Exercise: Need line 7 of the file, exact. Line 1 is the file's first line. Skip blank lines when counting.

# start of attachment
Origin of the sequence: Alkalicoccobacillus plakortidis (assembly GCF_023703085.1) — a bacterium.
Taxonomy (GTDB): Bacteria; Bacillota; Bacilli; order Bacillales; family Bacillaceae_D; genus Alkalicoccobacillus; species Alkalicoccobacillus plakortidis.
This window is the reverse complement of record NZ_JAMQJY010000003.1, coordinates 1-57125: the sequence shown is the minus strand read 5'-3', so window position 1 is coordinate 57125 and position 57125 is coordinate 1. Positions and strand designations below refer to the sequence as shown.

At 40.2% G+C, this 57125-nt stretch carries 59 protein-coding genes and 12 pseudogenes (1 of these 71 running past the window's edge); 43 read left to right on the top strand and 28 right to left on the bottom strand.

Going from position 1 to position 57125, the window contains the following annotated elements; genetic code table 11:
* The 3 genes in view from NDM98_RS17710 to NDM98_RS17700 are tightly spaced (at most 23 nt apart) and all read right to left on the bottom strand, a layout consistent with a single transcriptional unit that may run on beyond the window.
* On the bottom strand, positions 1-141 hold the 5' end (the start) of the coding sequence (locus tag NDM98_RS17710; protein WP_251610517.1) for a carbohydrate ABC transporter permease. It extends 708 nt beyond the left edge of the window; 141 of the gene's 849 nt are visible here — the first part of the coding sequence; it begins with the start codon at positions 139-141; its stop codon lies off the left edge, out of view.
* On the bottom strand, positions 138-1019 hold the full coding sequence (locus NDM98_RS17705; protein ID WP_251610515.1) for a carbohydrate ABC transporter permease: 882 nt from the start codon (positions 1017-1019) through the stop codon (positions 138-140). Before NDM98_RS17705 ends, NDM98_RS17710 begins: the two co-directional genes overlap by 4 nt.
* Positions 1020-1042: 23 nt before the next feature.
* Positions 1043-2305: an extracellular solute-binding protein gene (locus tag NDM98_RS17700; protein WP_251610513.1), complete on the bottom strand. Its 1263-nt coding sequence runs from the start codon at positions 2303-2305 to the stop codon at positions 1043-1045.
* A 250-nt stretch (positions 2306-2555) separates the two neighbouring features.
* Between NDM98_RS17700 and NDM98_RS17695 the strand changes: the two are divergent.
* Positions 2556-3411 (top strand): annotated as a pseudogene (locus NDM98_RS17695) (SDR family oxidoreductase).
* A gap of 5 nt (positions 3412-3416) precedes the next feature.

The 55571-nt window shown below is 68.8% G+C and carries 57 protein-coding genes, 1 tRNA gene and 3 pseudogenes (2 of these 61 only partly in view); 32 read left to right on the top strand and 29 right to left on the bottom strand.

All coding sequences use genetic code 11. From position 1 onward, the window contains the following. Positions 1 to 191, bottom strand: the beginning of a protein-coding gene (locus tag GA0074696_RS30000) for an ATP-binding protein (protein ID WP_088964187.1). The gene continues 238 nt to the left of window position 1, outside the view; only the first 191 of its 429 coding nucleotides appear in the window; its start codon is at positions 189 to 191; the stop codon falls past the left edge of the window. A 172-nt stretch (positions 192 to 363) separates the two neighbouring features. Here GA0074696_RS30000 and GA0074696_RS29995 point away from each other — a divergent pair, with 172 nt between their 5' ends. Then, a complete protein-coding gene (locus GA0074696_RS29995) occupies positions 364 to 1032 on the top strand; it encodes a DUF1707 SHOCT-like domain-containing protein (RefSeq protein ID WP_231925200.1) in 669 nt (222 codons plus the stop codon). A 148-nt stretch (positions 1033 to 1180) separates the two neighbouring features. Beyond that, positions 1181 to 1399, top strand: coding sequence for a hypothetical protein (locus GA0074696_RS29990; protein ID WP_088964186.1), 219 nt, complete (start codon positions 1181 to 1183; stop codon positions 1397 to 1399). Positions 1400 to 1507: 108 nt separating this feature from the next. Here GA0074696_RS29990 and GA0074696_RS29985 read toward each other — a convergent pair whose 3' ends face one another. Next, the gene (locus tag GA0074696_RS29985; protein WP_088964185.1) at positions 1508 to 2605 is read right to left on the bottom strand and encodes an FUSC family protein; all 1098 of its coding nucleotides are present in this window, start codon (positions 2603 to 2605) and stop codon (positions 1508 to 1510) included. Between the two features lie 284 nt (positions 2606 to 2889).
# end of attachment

* On the bottom strand, positions 1-141 hold the 5' end (the start) of the coding sequence (locus tag NDM98_RS17710; protein WP_251610517.1) for a carbohydrate ABC transporter permease. It extends 708 nt beyond the left edge of the window; 141 of the gene's 849 nt are visible here — the first part of the coding sequence; it begins with the start codon at positions 139-141; its stop codon lies off the left edge, out of view.